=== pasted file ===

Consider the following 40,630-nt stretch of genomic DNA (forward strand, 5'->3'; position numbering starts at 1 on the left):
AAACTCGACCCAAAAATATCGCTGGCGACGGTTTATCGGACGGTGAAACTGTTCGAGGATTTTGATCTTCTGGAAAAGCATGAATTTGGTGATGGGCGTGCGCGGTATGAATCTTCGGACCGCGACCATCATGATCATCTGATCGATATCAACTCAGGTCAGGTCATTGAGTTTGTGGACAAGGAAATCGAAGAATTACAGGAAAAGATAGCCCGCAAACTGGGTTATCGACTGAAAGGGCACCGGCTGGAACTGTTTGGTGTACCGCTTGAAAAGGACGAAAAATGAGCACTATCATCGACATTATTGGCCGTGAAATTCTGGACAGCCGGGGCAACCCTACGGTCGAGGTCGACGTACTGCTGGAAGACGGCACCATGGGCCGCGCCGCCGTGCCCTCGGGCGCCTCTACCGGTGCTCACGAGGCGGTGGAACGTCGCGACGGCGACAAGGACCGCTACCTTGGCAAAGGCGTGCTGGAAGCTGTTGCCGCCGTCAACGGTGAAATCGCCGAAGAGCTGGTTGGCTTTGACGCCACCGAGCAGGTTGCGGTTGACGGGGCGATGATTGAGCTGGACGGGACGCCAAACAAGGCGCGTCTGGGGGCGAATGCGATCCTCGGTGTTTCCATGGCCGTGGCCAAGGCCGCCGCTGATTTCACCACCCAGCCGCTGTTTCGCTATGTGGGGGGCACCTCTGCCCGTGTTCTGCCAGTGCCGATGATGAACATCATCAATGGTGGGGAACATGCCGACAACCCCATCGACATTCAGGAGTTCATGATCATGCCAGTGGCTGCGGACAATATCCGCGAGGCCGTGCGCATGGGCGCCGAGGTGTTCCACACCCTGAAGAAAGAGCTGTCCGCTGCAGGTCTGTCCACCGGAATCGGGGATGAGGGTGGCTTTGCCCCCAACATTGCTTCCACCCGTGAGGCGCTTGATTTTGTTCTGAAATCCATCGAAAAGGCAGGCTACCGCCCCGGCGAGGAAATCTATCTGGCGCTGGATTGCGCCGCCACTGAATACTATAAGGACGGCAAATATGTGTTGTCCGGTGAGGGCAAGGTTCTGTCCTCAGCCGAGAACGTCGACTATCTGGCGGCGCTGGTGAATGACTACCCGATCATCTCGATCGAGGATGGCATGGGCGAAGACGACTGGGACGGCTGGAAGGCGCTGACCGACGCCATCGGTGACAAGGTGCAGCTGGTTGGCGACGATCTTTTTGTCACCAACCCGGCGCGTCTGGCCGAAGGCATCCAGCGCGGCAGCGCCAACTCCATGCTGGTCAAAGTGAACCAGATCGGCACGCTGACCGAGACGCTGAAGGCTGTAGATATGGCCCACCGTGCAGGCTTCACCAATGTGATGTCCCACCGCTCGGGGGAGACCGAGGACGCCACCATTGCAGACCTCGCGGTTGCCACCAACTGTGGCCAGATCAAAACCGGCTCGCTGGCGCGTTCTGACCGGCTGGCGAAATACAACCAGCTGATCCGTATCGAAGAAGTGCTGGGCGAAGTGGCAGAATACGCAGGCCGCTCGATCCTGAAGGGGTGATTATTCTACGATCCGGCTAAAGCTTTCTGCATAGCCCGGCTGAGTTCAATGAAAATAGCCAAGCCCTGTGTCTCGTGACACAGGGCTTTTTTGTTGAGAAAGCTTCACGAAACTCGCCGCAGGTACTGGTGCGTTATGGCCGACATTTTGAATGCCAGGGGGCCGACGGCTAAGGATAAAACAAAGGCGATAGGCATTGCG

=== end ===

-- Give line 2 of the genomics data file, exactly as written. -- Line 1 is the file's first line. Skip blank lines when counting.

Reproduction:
AAACTCGACCCAAAAATATCGCTGGCGACGGTTTATCGGACGGTGAAACTGTTCGAGGATTTTGATCTTCTGGAAAAGCATGAATTTGGTGATGGGCGTGCGCGGTATGAATCTTCGGACCGCGACCATCATGATCATCTGATCGATATCAACTCAGGTCAGGTCATTGAGTTTGTGGACAAGGAAATCGAAGAATTACAGGAAAAGATAGCCCGCAAACTGGGTTATCGACTGAAAGGGCACCGGCTGGAACTGTTTGGTGTACCGCTTGAAAAGGACGAAAAATGAGCACTATCATCGACATTATTGGCCGTGAAATTCTGGACAGCCGGGGCAACCCTACGGTCGAGGTCGACGTACTGCTGGAAGACGGCACCATGGGCCGCGCCGCCGTGCCCTCGGGCGCCTCTACCGGTGCTCACGAGGCGGTGGAACGTCGCGACGGCGACAAGGACCGCTACCTTGGCAAAGGCGTGCTGGAAGCTGTTGCCGCCGTCAACGGTGAAATCGCCGAAGAGCTGGTTGGCTTTGACGCCACCGAGCAGGTTGCGGTTGACGGGGCGATGATTGAGCTGGACGGGACGCCAAACAAGGCGCGTCTGGGGGCGAATGCGATCCTCGGTGTTTCCATGGCCGTGGCCAAGGCCGCCGCTGATTTCACCACCCAGCCGCTGTTTCGCTATGTGGGGGGCACCTCTGCCCGTGTTCTGCCAGTGCCGATGATGAACATCATCAATGGTGGGGAACATGCCGACAACCCCATCGACATTCAGGAGTTCATGATCATGCCAGTGGCTGCGGACAATATCCGCGAGGCCGTGCGCATGGGCGCCGAGGTGTTCCACACCCTGAAGAAAGAGCTGTCCGCTGCAGGTCTGTCCACCGGAATCGGGGATGAGGGTGGCTTTGCCCCCAACATTGCTTCCACCCGTGAGGCGCTTGATTTTGTTCTGAAATCCATCGAAAAGGCAGGCTACCGCCCCGGCGAGGAAATCTATCTGGCGCTGGATTGCGCCGCCACTGAATACTATAAGGACGGCAAATATGTGTTGTCCGGTGAGGGCAAGGTTCTGTCCTCAGCCGAGAACGTCGACTATCTGGCGGCGCTGGTGAATGACTACCCGATCATCTCGATCGAGGATGGCATGGGCGAAGACGACTGGGACGGCTGGAAGGCGCTGACCGACGCCATCGGTGACAAGGTGCAGCTGGTTGGCGACGATCTTTTTGTCACCAACCCGGCGCGTCTGGCCGAAGGCATCCAGCGCGGCAGCGCCAACTCCATGCTGGTCAAAGTGAACCAGATCGGCACGCTGACCGAGACGCTGAAGGCTGTAGATATGGCCCACCGTGCAGGCTTCACCAATGTGATGTCCCACCGCTCGGGGGAGACCGAGGACGCCACCATTGCAGACCTCGCGGTTGCCACCAACTGTGGCCAGATCAAAACCGGCTCGCTGGCGCGTTCTGACCGGCTGGCGAAATACAACCAGCTGATCCGTATCGAAGAAGTGCTGGGCGAAGTGGCAGAATACGCAGGCCGCTCGATCCTGAAGGGGTGATTATTCTACGATCCGGCTAAAGCTTTCTGCATAGCCCGGCTGAGTTCAATGAAAATAGCCAAGCCCTGTGTCTCGTGACACAGGGCTTTTTTGTTGAGAAAGCTTCACGAAACTCGCCGCAGGTACTGGTGCGTTATGGCCGACATTTTGAATGCCAGGGGGCCGACGGCTAAGGATAAAACAAAGGCGATAGGCATTGCG